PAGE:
Tollbooth protest ties up Monday morning traffic
Monday morning traffic was backed up for more than a kilometer along Route 27 between Ciudad Colón and Santa Ana, southwest of San José, due to a modestly sized but well-placed protest by community members against a tollbooth.
The march was comprised of walking protesters from the two dozen or so communities that are directed affected by the toll, as well as trailing vehicles supporting the marchers. Juan Carlos Antillón, a community organizer from Ciudad Colón, said 1,000 people participated in the event that lasted three hours at the near peak of rush hour traffic. National Police estimates pegged the number at around 100, while Spanish news agencies estimated between 200 and 300.
Raul Rivera, general director of the National Police in San José, said 70 officers escorted the protesters along their route. He said no arrests were made and no violent incidents were reported. The police wore riot gear, helmets and body armor, and some touted automatic weapons. Antillón criticized the officers’ display of force and said they more resembled army soldiers than officers at a peaceful protest.
Antillón said Monday marked the start of a long, determined and peaceful resistance against the tollbooth, which since its installation in late February has disrupted the everyday lives of citizens who live in the area. The protesters have also taken issue with the toll’s management by a foreign entity, Spanish company Autopistas del Sol, which financed the road’s construction.An administrative court of appeals recently rejected a lawsuit launched by the opposition challenging the toll stop in Ciudad Colón.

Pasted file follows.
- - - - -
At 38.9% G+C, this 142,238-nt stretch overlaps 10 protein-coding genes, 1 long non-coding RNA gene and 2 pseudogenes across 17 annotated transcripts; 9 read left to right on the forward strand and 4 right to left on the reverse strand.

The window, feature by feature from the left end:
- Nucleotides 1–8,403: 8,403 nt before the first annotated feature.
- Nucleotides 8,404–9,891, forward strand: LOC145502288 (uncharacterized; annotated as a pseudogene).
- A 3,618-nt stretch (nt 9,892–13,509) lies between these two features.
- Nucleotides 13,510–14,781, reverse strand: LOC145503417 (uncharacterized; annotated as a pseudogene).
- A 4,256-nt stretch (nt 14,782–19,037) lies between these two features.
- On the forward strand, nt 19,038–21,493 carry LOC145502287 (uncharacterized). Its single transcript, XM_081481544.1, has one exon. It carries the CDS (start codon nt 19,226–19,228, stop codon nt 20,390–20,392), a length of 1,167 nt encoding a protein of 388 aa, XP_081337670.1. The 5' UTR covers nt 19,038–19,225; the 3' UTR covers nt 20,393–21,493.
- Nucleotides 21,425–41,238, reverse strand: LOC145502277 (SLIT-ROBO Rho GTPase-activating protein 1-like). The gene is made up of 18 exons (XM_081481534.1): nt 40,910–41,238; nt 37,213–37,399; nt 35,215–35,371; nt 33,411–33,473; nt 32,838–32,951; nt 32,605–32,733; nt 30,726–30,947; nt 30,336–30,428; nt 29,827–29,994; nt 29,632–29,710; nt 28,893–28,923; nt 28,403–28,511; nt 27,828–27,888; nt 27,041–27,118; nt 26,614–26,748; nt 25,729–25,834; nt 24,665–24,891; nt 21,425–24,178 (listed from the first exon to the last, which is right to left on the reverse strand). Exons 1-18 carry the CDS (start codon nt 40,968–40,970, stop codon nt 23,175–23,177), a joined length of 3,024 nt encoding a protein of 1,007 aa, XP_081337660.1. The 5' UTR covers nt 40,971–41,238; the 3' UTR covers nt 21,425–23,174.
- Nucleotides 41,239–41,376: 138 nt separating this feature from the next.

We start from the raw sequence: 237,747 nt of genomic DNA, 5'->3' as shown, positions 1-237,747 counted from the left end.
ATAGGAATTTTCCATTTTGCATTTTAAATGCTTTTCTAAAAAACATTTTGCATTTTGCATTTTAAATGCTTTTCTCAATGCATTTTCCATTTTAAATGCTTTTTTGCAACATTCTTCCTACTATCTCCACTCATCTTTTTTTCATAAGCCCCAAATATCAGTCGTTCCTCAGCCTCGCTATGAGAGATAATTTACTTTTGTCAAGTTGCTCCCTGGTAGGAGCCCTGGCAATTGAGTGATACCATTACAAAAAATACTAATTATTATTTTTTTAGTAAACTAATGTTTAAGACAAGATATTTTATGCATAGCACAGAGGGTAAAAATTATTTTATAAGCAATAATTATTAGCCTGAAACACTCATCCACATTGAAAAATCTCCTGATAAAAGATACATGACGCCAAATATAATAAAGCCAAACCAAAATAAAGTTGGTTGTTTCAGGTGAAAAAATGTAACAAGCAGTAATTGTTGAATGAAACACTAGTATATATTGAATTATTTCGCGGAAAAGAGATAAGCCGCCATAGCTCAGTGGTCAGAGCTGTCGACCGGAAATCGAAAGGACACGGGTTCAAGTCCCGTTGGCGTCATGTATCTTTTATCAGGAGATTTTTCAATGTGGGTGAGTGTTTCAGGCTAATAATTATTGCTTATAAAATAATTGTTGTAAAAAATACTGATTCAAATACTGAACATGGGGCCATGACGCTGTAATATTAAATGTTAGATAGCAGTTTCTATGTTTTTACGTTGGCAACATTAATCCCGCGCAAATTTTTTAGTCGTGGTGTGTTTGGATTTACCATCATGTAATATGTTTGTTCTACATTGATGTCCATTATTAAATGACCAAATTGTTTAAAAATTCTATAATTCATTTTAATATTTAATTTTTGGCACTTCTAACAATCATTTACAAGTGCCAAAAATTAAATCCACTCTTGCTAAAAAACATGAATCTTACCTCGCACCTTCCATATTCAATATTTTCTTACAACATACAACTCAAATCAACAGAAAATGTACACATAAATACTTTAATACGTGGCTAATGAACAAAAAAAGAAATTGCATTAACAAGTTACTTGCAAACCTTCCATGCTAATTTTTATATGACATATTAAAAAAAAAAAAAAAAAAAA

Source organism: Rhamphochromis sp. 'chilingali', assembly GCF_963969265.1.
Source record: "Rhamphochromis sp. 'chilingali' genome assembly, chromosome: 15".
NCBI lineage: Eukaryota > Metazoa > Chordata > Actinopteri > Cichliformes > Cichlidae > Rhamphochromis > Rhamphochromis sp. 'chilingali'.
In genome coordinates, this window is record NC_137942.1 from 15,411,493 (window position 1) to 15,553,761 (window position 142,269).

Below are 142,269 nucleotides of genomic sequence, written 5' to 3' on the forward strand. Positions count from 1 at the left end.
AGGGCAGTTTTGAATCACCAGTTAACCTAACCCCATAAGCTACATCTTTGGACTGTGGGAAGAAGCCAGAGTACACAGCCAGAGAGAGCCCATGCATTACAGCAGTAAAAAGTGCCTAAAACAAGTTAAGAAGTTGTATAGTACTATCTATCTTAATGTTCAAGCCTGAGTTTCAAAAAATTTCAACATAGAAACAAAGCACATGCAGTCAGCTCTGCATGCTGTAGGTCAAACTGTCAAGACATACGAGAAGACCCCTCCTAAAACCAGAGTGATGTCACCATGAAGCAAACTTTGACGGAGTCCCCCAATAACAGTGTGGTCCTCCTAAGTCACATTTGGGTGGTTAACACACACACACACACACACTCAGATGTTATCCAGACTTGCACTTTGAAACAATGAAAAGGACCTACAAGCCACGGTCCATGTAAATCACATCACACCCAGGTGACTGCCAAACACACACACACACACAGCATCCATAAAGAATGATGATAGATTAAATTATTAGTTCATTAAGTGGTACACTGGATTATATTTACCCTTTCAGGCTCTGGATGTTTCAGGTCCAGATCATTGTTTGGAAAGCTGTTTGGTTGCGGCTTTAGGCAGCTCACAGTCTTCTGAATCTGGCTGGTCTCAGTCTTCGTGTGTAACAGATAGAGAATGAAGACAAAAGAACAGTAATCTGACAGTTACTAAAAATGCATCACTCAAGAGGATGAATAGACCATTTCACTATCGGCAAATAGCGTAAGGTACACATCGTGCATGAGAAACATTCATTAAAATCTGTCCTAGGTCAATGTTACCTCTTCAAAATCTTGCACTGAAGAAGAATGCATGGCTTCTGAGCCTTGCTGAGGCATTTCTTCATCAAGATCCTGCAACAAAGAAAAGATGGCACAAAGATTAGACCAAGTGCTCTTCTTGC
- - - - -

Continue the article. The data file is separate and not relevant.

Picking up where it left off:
Antillón said the toll diverts drivers who don’t want to pay the fee onto inadequate, alternative roads through neighborhoods, and although a one-time payment is nominal –about ₡150 ($0.29) for a car or motorcycle –daily trips add up in the long run. He said if need be, more marches would be conducted as a manner of peaceful resistance.He characterized Monday’s march as a success in communicating to the rest of the country the community members’ stance on the issue.
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